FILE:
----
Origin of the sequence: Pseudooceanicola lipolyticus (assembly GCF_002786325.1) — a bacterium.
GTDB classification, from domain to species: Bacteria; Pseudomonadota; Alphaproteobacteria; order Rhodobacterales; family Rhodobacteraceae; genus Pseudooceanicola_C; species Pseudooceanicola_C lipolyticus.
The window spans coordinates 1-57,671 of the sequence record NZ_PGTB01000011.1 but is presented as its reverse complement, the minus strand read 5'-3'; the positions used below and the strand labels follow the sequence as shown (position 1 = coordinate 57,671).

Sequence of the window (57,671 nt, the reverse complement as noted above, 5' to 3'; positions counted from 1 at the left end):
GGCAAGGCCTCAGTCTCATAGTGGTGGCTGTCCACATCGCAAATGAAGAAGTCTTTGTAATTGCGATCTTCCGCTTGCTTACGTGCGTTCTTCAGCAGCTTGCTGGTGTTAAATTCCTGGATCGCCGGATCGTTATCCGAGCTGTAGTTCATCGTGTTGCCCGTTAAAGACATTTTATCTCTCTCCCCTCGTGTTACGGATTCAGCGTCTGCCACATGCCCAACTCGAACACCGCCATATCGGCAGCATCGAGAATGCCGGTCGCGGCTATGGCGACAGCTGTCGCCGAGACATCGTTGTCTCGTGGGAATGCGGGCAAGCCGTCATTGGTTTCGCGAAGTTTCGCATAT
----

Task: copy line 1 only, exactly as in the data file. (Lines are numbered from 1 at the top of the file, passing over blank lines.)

Origin of the sequence: Pseudooceanicola lipolyticus (assembly GCF_002786325.1) — a bacterium.